Using an old cellphone, health worker Floride Uwinkesha logs the latest pregnancy in isolated rural areas of Rwanda.
She works for a monitoring programme that aims to improve maternal health and has already helped cut infant and maternal mortality rates.
Marceline Mwubahamana (31) is three months pregnant and doesn’t have to leave her home to have her details logged into the health ministry’s national database.
Uwinkesha, the local officer in charge of maternal health in the rural Nyarukombe district of eastern Rwanda, sends through simple codes on a basic cellphone.
The database, known as RapidSMS, was set up in 2009 with the backing of the United Nation’s children’s agency Unicef and underpins a medical monitoring programme for pregnancies and babies aged up to two years.
Uwinkesha is one of 45 000 volunteers helping to track health in the remotest parts of the rolling hills of Rwanda. They are elected by the people of their village and given basic training by the government.
“PRE,” she taps, giving a code that means that the pregnancy was confirmed by a health centre. “NP,” she adds, meaning “no problem”.
Once Mwubahamana’s details are recorded in the database, the software generates a date for her next prenatal visit.
“I also send basic information, such as their identity number,” Uwinkesha said. A reminder text message will be sent before Mwubahamana’s next appointment.
This pregnancy is going well but should there be health concerns or an emergency, the healthworker sends a “red alert” test message to the nearest medical facility.
Alerts help to flag women registered in the system and who may be in danger.
“We can easily find the names of women who have high-risk pregnancies, like those who have had repeated miscarriages or have had gynaecological surgery,” said Francois Hakizimana, who runs the Murambi medical centre, a short drive from the capital, Kigali.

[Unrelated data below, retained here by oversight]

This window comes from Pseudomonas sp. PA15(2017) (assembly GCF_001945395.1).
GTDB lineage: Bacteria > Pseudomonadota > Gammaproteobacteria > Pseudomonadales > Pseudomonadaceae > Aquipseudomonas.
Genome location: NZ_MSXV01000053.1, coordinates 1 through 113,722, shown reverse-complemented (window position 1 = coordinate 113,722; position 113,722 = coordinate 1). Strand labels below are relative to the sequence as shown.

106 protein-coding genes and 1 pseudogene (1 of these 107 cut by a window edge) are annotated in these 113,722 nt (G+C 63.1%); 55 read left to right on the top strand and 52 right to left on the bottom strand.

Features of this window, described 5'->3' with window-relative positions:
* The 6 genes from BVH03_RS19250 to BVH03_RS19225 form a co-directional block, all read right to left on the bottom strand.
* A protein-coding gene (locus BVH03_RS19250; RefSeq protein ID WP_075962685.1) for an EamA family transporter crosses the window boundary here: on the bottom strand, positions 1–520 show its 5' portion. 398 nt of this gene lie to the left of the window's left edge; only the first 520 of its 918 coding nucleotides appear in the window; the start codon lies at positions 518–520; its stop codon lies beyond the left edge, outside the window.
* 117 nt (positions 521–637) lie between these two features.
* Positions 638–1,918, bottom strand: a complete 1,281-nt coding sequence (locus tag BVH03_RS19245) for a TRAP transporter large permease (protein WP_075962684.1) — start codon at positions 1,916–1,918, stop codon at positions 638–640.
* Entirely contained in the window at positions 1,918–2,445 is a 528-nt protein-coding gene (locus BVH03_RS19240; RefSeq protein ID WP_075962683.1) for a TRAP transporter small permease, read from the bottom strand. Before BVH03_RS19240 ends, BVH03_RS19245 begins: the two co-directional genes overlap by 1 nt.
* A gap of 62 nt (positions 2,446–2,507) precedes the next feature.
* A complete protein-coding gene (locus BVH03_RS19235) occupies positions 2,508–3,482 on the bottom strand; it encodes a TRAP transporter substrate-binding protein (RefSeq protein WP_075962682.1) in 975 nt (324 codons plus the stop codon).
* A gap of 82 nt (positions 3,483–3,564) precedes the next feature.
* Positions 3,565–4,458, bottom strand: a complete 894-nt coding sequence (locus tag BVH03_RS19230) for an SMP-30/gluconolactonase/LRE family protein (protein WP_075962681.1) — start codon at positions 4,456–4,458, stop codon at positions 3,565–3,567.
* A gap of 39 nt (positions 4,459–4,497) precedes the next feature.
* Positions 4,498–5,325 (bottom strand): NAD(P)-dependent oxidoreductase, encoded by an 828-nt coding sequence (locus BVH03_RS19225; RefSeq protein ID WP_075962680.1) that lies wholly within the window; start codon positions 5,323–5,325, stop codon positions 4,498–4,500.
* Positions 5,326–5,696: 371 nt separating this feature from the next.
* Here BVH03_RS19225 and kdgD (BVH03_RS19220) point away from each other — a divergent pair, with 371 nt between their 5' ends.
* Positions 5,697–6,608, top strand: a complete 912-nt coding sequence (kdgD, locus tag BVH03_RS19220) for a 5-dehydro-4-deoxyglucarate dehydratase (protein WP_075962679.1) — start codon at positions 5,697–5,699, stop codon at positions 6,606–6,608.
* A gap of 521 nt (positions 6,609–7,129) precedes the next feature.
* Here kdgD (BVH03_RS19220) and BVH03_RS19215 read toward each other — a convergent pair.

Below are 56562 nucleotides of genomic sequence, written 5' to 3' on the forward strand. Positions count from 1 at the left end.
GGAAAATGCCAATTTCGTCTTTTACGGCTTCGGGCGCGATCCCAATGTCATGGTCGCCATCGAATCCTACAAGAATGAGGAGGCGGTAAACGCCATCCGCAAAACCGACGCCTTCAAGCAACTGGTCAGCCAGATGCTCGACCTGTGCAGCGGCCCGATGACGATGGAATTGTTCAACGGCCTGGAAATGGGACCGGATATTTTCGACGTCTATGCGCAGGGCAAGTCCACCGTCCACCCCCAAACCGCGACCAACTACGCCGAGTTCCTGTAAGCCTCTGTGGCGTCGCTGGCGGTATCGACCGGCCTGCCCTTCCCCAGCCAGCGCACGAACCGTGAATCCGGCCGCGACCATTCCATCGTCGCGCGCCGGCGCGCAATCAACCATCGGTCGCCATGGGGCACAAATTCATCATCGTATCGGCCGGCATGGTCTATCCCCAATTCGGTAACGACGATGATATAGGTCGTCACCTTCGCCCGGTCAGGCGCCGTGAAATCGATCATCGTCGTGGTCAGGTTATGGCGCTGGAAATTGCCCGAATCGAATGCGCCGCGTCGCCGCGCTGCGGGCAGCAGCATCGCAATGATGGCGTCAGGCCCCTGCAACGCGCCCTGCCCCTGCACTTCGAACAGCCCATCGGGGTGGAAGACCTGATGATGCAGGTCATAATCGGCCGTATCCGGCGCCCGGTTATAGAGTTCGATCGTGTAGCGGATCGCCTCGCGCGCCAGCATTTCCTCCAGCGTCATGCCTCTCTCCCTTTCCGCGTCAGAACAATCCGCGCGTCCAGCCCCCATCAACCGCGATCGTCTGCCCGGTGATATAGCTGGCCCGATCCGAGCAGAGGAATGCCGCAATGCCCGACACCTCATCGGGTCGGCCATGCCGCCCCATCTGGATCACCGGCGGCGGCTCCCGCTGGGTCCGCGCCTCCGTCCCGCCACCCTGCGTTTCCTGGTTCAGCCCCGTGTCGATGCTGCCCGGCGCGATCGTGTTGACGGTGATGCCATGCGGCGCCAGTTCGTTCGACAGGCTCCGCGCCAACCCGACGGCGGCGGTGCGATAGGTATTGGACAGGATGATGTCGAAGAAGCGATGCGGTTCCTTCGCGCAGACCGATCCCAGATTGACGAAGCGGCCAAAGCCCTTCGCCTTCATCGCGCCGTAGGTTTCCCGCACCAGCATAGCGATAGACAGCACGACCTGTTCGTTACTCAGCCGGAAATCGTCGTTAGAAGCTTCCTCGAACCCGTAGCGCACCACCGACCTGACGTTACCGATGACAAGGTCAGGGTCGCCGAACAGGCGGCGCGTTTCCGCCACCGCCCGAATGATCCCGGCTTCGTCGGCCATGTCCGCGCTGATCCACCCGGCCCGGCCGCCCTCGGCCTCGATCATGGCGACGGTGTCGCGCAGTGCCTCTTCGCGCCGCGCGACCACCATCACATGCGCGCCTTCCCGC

Hakizimana demonstrates how the system works as he scrolling down the screen to show dozens of names of pregnant women who live in villages.
“We can tell them to go to the nearest health facility as soon as we see that there is any problem,” Hakizimana said.
Those involved in the text message programme say it has helped save many lives, but no exact figures are available because it is difficult to measure the precise effect of the programme.
In any event, Rwanda has registered huge progress in maternal health, according to World Bank data.
The infant mortality ratio for babies aged under one year was 31 deaths per 1 000 births in 2015, just below the world average of 31.7, which is a significant advance from 2009, when Rwanda’s rate was 47 per 1 000.
Over the same period, the maternal mortality rate was cut by almost a third, from 411 to 290 deaths per 100 000 births.
Uwinkesha will keep checking on Mwubahamana and her baby for up to 28 days after birth. After that, a healthworker specialised in infant care will take over.
Each village has two trained carers, often a man and a woman, who will perform at least three home visits in two years to verify the health of the child and record data such as its weight and normal breathing rate.
“The main risks at birth are infections, malnutrition, diarrhoea and respiratory diseases,” said Joseph Nkinzingabo, who co-ordinates 1 422 healthworkers spread out over an area that has 14 health centres.
Nkinzingabo has just received a red alert: a woman who is about to give birth at home.
Calling the cellphone of her healthworker, he checks that all is well. The mother was able to reach a health centre and delivered safely. “No need to send an ambulance,” he said. – AFP